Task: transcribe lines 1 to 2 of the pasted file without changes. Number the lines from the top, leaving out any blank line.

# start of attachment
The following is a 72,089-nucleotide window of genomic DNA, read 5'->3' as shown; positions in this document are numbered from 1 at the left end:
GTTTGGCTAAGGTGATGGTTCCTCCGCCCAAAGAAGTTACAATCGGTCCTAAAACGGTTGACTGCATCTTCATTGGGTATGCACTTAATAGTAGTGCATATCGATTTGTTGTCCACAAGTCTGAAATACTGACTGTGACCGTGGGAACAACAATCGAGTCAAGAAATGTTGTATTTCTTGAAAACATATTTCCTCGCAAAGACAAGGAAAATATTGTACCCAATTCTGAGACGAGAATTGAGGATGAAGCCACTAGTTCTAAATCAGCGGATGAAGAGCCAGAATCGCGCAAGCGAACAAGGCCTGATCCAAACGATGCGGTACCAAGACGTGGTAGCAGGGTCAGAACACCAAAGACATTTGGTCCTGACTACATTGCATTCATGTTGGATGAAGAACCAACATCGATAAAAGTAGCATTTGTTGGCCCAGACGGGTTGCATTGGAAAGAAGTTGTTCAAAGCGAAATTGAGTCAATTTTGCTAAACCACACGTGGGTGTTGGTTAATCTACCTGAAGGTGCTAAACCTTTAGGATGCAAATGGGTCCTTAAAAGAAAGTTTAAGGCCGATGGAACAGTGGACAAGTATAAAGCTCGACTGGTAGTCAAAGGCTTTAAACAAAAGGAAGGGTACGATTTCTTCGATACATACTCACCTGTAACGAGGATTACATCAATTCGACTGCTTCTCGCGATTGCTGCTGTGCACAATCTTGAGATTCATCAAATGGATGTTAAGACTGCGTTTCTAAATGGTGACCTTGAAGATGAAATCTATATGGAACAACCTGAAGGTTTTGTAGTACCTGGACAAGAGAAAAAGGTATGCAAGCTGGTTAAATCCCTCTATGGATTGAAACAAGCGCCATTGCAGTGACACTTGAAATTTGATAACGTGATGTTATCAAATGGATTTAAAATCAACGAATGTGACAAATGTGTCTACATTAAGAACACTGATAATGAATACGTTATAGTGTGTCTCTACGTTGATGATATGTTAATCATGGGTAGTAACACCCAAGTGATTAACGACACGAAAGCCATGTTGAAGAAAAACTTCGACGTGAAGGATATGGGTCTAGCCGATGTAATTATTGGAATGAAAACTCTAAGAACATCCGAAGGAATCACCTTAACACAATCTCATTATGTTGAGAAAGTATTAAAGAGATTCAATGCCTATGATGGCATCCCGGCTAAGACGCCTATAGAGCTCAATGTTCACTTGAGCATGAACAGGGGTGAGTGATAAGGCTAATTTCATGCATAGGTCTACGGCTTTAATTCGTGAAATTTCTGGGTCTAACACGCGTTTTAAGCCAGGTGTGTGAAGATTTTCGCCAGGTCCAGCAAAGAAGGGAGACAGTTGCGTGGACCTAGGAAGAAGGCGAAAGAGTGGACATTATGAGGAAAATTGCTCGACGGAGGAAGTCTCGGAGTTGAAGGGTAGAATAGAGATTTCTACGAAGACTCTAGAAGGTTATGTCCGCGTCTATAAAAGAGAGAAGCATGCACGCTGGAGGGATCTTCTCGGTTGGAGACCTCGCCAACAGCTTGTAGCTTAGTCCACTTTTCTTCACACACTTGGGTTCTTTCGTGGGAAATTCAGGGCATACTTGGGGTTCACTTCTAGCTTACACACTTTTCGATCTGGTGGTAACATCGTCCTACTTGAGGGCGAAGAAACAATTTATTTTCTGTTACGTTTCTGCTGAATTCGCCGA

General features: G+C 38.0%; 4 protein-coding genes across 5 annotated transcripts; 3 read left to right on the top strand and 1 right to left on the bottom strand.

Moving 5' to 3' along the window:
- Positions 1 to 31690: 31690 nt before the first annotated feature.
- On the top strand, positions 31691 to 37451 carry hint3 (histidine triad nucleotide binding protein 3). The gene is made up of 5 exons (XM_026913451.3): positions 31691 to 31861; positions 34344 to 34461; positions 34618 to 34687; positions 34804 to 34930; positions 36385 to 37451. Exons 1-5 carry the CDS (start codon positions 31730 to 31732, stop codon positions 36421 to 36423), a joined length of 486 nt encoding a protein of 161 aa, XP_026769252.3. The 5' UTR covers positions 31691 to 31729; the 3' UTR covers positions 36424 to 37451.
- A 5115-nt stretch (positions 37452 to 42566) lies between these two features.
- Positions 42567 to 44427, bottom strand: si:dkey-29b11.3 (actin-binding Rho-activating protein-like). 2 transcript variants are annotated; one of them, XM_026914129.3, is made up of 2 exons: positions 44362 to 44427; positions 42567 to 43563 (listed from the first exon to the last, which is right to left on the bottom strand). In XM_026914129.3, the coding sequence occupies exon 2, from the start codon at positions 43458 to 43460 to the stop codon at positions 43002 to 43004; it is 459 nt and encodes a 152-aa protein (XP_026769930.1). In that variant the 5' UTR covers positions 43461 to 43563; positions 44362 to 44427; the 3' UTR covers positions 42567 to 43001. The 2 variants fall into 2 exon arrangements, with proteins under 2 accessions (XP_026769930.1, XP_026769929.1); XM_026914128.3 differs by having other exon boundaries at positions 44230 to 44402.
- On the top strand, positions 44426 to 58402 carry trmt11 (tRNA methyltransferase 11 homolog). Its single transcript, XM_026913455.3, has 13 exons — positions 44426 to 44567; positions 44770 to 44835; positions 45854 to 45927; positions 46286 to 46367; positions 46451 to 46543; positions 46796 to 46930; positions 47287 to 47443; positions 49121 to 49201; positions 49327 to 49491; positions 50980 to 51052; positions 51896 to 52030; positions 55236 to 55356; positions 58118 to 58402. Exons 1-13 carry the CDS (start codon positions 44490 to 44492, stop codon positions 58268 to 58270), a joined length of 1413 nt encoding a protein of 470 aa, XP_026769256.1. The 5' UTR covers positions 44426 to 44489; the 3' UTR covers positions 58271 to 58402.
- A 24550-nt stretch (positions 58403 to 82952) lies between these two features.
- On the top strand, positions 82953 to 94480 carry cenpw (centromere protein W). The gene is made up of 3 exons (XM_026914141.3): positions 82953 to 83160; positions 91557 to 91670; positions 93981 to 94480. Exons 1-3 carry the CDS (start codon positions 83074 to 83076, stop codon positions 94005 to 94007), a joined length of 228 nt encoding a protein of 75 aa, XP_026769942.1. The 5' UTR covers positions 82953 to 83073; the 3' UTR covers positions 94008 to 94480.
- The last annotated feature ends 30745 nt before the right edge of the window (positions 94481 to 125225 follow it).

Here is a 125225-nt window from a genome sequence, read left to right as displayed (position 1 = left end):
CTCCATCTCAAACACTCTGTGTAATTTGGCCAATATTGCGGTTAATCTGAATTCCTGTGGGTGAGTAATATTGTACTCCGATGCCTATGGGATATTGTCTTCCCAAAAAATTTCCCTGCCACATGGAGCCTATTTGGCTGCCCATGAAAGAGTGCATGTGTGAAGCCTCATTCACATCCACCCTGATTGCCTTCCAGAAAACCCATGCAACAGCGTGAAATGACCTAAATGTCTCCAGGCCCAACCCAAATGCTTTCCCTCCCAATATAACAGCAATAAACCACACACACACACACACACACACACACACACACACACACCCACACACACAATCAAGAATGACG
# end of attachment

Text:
The following is a 72,089-nucleotide window of genomic DNA, read 5'->3' as shown; positions in this document are numbered from 1 at the left end:
GTTTGGCTAAGGTGATGGTTCCTCCGCCCAAAGAAGTTACAATCGGTCCTAAAACGGTTGACTGCATCTTCATTGGGTATGCACTTAATAGTAGTGCATATCGATTTGTTGTCCACAAGTCTGAAATACTGACTGTGACCGTGGGAACAACAATCGAGTCAAGAAATGTTGTATTTCTTGAAAACATATTTCCTCGCAAAGACAAGGAAAATATTGTACCCAATTCTGAGACGAGAATTGAGGATGAAGCCACTAGTTCTAAATCAGCGGATGAAGAGCCAGAATCGCGCAAGCGAACAAGGCCTGATCCAAACGATGCGGTACCAAGACGTGGTAGCAGGGTCAGAACACCAAAGACATTTGGTCCTGACTACATTGCATTCATGTTGGATGAAGAACCAACATCGATAAAAGTAGCATTTGTTGGCCCAGACGGGTTGCATTGGAAAGAAGTTGTTCAAAGCGAAATTGAGTCAATTTTGCTAAACCACACGTGGGTGTTGGTTAATCTACCTGAAGGTGCTAAACCTTTAGGATGCAAATGGGTCCTTAAAAGAAAGTTTAAGGCCGATGGAACAGTGGACAAGTATAAAGCTCGACTGGTAGTCAAAGGCTTTAAACAAAAGGAAGGGTACGATTTCTTCGATACATACTCACCTGTAACGAGGATTACATCAATTCGACTGCTTCTCGCGATTGCTGCTGTGCACAATCTTGAGATTCATCAAATGGATGTTAAGACTGCGTTTCTAAATGGTGACCTTGAAGATGAAATCTATATGGAACAACCTGAAGGTTTTGTAGTACCTGGACAAGAGAAAAAGGTATGCAAGCTGGTTAAATCCCTCTATGGATTGAAACAAGCGCCATTGCAGTGACACTTGAAATTTGATAACGTGATGTTATCAAATGGATTTAAAATCAACGAATGTGACAAATGTGTCTACATTAAGAACACTGATAATGAATACGTTATAGTGTGTCTCTACGTTGATGATATGTTAATCATGGGTAGTAACACCCAAGTGATTAACGACACGAAAGCCATGTTGAAGAAAAACTTCGACGTGAAGGATATGGGTCTAGCCGATGTAATTATTGGAATGAAAACTCTAAGAACATCCGAAGGAATCACCTTAACACAATCTCATTATGTTGAGAAAGTATTAAAGAGATTCAATGCCTATGATGGCATCCCGGCTAAGACGCCTATAGAGCTCAATGTTCACTTGAGCATGAACAGGGGTGAGTGATAAGGCTAATTTCATGCATAGGTCTACGGCTTTAATTCGTGAAATTTCTGGGTCTAACACGCGTTTTAAGCCAGGTGTGTGAAGATTTTCGCCAGGTCCAGCAAAGAAGGGAGACAGTTGCGTGGACCTAGGAAGAAGGCGAAAGAGTGGACATTATGAGGAAAATTGCTCGACGGAGGAAGTCTCGGAGTTGAAGGGTAGAATAGAGATTTCTACGAAGACTCTAGAAGGTTATGTCCGCGTCTATAAAAGAGAGAAGCATGCACGCTGGAGGGATCTTCTCGGTTGGAGACCTCGCCAACAGCTTGTAGCTTAGTCCACTTTTCTTCACACACTTGGGTTCTTTCGTGGGAAATTCAGGGCATACTTGGGGTTCACTTCTAGCTTACACACTTTTCGATCTGGTGGTAACATCGTCCTACTTGAGGGCGAAGAAACAATTTATTTTCTGTTACGTTTCTGCTGAATTCGCCGA